- Excellent build quality
- Comfortable shape and pads
- Makes WaveCel tech more affordable
- WaveCel stops most airflow
- Pretty heavy
- Thick rim can interfere with glasses
The Rally WaveCel from Bontrager shares the looks of the brand's flagship Blaze helmet. Although it does away with some of the cool techy bits of its pricier sibling, the Rally brings WaveCel at a wallet-friendly price. It's comfortable and the shape looks rather nice, however it's weighty and fairly warm.
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With the fancy WaveCel tech, the Rally gets a Boa fit system, adjustable visor, lockdown strap dividers, and moisture-wicking pads. Rather than the Fidlock found on the Blaze, it gets a traditional clip closure.
You may have seen WaveCel introduced with Bontrager's Blaze helmet (see our review here). While offering a similar form of protection to MIPS, it’s more akin to Smith's Koroyd tech, as it uses a cellular structure rather than a cradle and pivots.
WaveCel is designed to use three stages. First, the material flexes, to reduce initial frictional forces; it then crumples and finally glides to redirect energy around your head.
One thing that’s clear with the Rally is that it’s built very, very nicely. It’s a solid helmet with its plastic outer bending around the rim of the lid, which protects the foam there from damage. However, its planted feel makes it a heavy little number, weighing in at 400g in a medium.
Fortunately, the helmet does a reasonable job at hiding its weight, and it's comfortable thanks to the pads inside. The Boa fit system helps too, allowing the user to micro-adjust the helmet to their head.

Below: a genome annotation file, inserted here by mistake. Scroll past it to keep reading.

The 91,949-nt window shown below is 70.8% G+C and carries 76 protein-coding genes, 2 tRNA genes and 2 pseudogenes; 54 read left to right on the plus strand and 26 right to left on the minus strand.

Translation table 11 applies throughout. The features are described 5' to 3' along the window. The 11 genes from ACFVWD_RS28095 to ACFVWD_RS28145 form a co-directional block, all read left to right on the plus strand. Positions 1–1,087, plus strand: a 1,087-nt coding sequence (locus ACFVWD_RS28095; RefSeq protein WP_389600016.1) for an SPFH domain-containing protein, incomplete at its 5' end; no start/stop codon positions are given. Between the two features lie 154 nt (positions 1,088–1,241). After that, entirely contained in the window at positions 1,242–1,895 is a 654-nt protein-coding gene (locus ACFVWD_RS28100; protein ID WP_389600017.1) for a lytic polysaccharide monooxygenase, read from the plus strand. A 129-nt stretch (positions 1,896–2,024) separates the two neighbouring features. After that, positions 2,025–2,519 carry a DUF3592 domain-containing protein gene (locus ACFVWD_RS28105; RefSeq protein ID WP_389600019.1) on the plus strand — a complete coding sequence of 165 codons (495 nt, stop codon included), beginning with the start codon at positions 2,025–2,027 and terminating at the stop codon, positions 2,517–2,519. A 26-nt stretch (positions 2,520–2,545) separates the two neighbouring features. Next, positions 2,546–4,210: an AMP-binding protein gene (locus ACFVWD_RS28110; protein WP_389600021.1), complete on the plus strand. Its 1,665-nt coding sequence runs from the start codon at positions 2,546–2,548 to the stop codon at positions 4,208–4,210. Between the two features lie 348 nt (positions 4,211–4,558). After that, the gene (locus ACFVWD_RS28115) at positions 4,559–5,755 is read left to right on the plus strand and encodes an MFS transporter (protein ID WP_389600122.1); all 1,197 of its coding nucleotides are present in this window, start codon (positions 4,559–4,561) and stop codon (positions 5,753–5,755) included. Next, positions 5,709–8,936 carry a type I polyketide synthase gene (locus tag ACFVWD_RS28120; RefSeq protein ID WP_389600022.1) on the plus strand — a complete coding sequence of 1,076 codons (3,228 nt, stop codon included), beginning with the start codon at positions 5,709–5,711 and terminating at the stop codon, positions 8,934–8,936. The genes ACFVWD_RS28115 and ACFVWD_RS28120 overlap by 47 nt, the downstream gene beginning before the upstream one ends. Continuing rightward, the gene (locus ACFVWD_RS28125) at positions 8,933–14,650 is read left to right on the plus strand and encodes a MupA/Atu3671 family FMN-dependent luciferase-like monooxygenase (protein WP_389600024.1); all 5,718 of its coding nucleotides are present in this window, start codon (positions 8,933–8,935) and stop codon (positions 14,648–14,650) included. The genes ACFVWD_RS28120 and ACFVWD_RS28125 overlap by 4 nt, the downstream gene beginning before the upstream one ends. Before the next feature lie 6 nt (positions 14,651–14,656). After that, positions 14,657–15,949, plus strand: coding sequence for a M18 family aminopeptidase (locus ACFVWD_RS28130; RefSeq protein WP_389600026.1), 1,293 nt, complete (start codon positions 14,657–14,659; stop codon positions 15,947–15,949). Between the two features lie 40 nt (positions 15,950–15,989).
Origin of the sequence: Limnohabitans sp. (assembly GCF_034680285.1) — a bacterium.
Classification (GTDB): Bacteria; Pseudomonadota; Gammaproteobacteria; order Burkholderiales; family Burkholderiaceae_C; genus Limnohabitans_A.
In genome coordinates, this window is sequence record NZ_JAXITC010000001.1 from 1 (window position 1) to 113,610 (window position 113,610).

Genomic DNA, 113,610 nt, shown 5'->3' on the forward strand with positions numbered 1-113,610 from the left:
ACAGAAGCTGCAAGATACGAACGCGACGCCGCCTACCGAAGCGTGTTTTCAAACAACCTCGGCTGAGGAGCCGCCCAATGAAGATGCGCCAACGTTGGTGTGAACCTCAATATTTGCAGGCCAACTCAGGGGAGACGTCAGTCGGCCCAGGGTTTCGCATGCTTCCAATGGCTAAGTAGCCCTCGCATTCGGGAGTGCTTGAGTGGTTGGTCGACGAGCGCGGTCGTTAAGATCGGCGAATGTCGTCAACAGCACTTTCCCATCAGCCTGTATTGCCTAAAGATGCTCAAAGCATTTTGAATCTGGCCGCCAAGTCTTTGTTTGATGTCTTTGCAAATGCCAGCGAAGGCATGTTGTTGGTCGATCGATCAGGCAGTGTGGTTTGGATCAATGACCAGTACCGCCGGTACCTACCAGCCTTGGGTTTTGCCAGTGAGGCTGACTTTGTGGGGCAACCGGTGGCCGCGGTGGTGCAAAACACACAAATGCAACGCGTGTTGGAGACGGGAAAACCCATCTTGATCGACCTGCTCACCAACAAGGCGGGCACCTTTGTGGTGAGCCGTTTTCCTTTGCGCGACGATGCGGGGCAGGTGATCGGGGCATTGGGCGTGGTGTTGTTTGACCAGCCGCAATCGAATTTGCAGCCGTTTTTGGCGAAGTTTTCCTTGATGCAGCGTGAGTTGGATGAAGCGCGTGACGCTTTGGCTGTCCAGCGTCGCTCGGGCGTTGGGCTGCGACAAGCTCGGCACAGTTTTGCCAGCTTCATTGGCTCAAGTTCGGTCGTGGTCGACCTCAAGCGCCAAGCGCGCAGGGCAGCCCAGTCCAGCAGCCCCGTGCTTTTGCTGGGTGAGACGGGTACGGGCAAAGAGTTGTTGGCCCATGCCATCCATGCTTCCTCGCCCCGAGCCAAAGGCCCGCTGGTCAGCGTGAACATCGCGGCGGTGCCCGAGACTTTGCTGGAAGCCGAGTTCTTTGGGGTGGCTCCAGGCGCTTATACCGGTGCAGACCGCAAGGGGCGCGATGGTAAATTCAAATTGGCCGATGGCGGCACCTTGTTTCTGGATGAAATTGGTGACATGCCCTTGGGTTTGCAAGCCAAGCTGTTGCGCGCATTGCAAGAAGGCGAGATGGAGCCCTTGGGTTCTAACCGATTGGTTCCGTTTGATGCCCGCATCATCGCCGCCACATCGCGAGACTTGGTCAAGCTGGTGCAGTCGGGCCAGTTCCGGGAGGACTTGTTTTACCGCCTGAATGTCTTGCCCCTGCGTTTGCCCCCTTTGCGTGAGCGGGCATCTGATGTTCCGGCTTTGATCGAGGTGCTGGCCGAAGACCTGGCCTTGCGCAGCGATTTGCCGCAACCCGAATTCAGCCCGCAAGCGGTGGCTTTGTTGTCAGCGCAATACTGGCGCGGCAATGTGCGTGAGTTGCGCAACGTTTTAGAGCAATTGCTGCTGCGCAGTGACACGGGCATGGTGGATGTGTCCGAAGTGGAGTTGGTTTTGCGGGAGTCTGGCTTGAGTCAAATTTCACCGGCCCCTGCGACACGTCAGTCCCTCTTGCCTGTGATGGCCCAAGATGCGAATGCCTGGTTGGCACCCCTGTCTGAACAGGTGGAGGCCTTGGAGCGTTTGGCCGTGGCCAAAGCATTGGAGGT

That’s where the positives seem to fade away. There’s no getting away from it – this is a very warm hat. Even with those sizeable vents, the super safe WaveCel material stops a great deal of airflow in its tracks. Because of this, slow and warm climbs get that bit sweatier.
Something that may not affect everyone but certainly bothered me is that the rather chunky brow sits quite low. If you’re a fan of big sunglasses, the helmet perches on top of them, putting pressure on your nose. If you ride with smaller glasses, or better yet, none at all, you’ll be absolutely fine here.
If you’re prepared to sacrifice weight and cooling for what could be an incredibly safe helmet (fortunately I haven’t had a chance to test WaveCel in a tumble) the Bontrager Rally WaveCel isn’t a bad choice. It’s comfortable, well priced and I personally think its shape looks pretty sharp. If you wear glasses or run hot, however, it's probably best avoided.